A round robin

This week’s ’round robin’ follows last week’s post about how a bird can transform it shape depending on its pose and how it holds its feathers.



Sunshine Robin

Eastern Yellow Robin (Eopsaltria australis)
Canon 5DIII, 100-400mm L IS USM, 1/1000, f5.6, ISO 1600, focal length 400mm


Eastern Yellow Robins don’t usually look quite as round as the one in the image above. It had been preening and was in the process of fluffing its feathers back into place; the shutter speed of one 1000th of a second meant that the moment was captured. I like the detail of its feather filaments against the dark background, and the sunshiny yellow of the spring leaves.

The Eastern Yellow Robin is a distinctive bird, not only from its bright yellow underparts but also because of its typical robin behaviour. Like other robins they take most of their food from the ground, watching for insects and spiders from low perches and often taking critters that are several metres from the perch. They use low branches, fences and tree trunks as watching posts and typically swoop to the ground, take their food quickly and return to the same, or a new, perch.


Esatern Yellow RobinEastern Yellow Robin (Eopsaltria australis)
Canon 5DIII, 100-400mm L IS USM, 1/640, f/5.6, ISO 1600, focal length 400mm


The image above is a more typical pose for the Eastern Yellow Robin as it stands still and watchful for a moment before turning to look in other directions. Its wings are held away from its body, it’s primed to move. The fine detail of its olive-yellow rump and the colouring on its predominantly grey back is exquisite. These robins are about 16cm and 19g, with males being slightly larger than females. North American robins (Turdus migratorius) are much larger birds, measuring up to 28cm and weighing just under 80 grams. The European Robin or Robin Redbreast (Erithacus rubecula) weighs about the same as an Eastern Yellow Robin but measures slightly less.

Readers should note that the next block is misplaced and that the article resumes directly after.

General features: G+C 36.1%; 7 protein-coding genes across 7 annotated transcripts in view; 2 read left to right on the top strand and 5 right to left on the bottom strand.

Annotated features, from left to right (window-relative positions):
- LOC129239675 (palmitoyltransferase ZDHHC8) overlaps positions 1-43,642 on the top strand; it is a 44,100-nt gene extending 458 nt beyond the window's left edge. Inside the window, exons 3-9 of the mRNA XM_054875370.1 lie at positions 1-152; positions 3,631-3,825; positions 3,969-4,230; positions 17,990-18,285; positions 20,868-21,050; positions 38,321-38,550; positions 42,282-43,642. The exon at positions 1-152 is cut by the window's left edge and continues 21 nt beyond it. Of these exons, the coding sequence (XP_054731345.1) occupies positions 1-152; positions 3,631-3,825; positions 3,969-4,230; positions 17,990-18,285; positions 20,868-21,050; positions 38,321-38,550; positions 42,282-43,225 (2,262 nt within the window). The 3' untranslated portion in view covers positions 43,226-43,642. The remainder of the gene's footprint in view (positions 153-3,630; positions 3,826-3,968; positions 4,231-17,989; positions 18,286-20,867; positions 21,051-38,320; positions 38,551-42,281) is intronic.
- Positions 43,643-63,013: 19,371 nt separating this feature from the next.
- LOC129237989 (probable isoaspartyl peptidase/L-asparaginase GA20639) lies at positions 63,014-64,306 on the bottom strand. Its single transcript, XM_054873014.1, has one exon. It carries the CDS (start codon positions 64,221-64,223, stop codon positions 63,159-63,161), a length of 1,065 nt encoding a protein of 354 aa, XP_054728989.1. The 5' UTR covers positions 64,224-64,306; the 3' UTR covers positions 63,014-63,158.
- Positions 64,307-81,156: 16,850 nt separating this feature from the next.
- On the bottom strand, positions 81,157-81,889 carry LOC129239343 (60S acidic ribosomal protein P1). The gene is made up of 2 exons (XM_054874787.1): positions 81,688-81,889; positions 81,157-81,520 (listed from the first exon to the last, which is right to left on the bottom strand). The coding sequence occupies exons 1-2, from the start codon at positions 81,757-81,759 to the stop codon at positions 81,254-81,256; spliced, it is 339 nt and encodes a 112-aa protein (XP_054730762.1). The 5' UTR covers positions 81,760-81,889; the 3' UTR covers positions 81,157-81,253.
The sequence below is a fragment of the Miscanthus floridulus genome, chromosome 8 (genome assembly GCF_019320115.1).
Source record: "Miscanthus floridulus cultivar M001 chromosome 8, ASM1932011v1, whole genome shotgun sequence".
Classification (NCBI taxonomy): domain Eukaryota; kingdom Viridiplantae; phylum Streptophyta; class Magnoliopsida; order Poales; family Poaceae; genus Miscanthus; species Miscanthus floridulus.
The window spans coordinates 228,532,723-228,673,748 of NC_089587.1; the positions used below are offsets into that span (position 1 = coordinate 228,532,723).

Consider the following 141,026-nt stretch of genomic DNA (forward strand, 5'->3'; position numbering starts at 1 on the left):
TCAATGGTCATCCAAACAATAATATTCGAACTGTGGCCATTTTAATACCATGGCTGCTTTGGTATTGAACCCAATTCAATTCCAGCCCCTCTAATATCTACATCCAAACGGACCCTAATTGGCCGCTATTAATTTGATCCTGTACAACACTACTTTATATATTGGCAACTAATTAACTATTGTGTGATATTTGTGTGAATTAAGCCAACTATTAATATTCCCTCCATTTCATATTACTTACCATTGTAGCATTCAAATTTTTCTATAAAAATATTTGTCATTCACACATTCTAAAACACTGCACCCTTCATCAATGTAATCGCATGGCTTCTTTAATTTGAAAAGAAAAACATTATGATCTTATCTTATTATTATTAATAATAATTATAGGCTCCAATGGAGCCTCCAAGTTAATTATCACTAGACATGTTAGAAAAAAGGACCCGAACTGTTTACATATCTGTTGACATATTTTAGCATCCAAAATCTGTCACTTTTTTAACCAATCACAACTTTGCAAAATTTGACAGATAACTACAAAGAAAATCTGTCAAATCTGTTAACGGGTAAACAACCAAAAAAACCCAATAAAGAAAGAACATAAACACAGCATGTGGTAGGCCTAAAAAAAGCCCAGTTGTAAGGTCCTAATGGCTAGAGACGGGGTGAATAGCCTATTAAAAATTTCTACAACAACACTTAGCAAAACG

I spyEastern Yellow Robin (Eopsaltria australis)
Canon 7D, 100-400mm L IS USM, 1/640, f5.6, ISO 640, focal length 370mm


 I shared the image above some time ago and re-share it this week as it shows how a robin can look like a long, thin bird as well as a little round one. I particularly like this pose as the robin is concentrating on looking for prey and is not bothered by my presence. I also like the way the perch fades into the background.

Eastern Yellow Robins nest on my property each year. I feel strongly about ethical bird photography and have chosen not to take photographs of the nests. Each springtime and summer I am aware of many nests but never take photographs unless I can do so from a significant distance, with a long lens and then heavily crop the image – which rarely happens as nests are usually surrounded by protective vegetation. It’s just too risky to get close to a nest; not only because the parent birds might abandon the eggs or nestlings but also because it’s easy to draw attention to the nest and encourage predators to investigate.

There have been times when parent birds have fed fledgling robins right beside me, but never when I’ve had a camera handy; maybe this year …

Happy birding, Kim



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